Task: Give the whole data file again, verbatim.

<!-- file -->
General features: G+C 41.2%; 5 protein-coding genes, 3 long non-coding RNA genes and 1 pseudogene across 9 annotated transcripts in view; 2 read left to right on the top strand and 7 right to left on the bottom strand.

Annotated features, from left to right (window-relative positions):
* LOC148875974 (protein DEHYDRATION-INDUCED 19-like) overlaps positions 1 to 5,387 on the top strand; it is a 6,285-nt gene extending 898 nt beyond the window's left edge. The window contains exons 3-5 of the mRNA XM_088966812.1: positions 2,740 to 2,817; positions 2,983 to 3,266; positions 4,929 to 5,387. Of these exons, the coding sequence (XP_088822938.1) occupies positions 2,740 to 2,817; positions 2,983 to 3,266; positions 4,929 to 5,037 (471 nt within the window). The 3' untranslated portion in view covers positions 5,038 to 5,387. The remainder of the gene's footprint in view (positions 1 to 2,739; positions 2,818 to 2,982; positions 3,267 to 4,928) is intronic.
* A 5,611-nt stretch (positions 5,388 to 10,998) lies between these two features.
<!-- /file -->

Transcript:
General features: G+C 41.2%; 5 protein-coding genes, 3 long non-coding RNA genes and 1 pseudogene across 9 annotated transcripts in view; 2 read left to right on the top strand and 7 right to left on the bottom strand.

Annotated features, from left to right (window-relative positions):
* LOC148875974 (protein DEHYDRATION-INDUCED 19-like) overlaps positions 1 to 5,387 on the top strand; it is a 6,285-nt gene extending 898 nt beyond the window's left edge. The window contains exons 3-5 of the mRNA XM_088966812.1: positions 2,740 to 2,817; positions 2,983 to 3,266; positions 4,929 to 5,387. Of these exons, the coding sequence (XP_088822938.1) occupies positions 2,740 to 2,817; positions 2,983 to 3,266; positions 4,929 to 5,037 (471 nt within the window). The 3' untranslated portion in view covers positions 5,038 to 5,387. The remainder of the gene's footprint in view (positions 1 to 2,739; positions 2,818 to 2,982; positions 3,267 to 4,928) is intronic.
* A 5,611-nt stretch (positions 5,388 to 10,998) lies between these two features.